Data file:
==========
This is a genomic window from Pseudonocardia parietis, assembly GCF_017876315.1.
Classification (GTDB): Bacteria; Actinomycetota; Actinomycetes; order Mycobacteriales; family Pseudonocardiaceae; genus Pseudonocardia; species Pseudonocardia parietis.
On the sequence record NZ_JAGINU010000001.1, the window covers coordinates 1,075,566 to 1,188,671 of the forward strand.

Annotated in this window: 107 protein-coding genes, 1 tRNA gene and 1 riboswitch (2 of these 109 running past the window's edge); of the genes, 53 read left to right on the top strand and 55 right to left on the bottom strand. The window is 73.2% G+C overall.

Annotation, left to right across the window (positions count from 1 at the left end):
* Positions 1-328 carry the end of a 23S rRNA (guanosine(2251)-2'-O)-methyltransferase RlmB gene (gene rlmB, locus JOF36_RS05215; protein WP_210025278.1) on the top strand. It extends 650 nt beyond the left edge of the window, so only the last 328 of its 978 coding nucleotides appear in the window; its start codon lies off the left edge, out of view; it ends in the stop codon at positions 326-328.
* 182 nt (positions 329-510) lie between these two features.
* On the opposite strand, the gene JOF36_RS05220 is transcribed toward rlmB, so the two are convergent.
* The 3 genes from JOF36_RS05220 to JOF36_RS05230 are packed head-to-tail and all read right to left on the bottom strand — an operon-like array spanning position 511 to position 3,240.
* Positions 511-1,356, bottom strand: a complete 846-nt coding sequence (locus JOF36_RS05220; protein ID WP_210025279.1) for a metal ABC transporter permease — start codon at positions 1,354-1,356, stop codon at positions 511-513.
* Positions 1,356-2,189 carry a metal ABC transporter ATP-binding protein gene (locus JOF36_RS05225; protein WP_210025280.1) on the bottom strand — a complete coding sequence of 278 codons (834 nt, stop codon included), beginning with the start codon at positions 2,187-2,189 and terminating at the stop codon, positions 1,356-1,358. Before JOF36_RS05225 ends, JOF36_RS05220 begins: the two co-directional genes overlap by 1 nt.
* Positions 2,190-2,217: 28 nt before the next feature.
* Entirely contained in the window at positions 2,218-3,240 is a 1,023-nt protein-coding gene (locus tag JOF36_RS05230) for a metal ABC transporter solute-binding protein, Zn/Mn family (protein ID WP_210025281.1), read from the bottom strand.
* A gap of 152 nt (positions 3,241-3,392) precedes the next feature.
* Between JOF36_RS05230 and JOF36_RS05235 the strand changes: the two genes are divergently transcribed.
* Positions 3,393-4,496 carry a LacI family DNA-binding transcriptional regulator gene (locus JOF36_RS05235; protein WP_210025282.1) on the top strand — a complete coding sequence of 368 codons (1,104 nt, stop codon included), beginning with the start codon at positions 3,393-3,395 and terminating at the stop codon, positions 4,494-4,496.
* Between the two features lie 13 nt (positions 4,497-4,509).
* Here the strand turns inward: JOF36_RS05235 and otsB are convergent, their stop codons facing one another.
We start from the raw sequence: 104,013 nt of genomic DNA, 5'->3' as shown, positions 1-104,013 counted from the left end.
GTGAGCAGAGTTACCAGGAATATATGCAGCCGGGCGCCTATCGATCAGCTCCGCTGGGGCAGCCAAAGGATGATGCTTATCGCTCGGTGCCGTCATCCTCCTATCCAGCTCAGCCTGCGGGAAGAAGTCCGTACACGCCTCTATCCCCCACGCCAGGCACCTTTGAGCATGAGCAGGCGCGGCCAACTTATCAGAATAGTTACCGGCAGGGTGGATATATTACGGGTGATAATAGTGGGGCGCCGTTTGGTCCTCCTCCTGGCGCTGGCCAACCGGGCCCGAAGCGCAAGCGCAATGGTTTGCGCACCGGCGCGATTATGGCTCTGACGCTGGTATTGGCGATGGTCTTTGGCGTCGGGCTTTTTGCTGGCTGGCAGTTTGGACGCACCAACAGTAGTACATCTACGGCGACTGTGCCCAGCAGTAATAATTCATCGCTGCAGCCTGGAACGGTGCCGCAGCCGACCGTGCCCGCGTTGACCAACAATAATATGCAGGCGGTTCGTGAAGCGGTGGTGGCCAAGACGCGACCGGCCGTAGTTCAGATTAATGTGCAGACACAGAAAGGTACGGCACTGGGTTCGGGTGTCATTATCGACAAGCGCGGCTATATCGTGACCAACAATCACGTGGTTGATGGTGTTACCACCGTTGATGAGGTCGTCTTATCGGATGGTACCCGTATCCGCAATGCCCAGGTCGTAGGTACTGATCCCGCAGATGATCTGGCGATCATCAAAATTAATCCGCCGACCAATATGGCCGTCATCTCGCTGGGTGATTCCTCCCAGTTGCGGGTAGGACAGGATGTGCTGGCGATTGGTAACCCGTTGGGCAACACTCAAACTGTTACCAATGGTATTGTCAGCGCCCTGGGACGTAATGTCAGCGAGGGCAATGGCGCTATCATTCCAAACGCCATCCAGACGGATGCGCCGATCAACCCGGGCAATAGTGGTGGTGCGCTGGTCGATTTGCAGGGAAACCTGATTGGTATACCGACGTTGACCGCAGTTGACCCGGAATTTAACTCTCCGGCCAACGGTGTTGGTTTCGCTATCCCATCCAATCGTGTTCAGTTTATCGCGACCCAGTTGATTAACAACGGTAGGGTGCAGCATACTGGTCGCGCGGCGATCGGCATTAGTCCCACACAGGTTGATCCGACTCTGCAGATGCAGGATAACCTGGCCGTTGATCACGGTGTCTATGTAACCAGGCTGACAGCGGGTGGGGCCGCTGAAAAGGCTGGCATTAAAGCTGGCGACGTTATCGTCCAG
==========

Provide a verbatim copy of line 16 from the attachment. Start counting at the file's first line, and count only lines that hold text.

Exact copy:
* Positions 3,393-4,496 carry a LacI family DNA-binding transcriptional regulator gene (locus JOF36_RS05235; protein WP_210025282.1) on the top strand — a complete coding sequence of 368 codons (1,104 nt, stop codon included), beginning with the start codon at positions 3,393-3,395 and terminating at the stop codon, positions 4,494-4,496.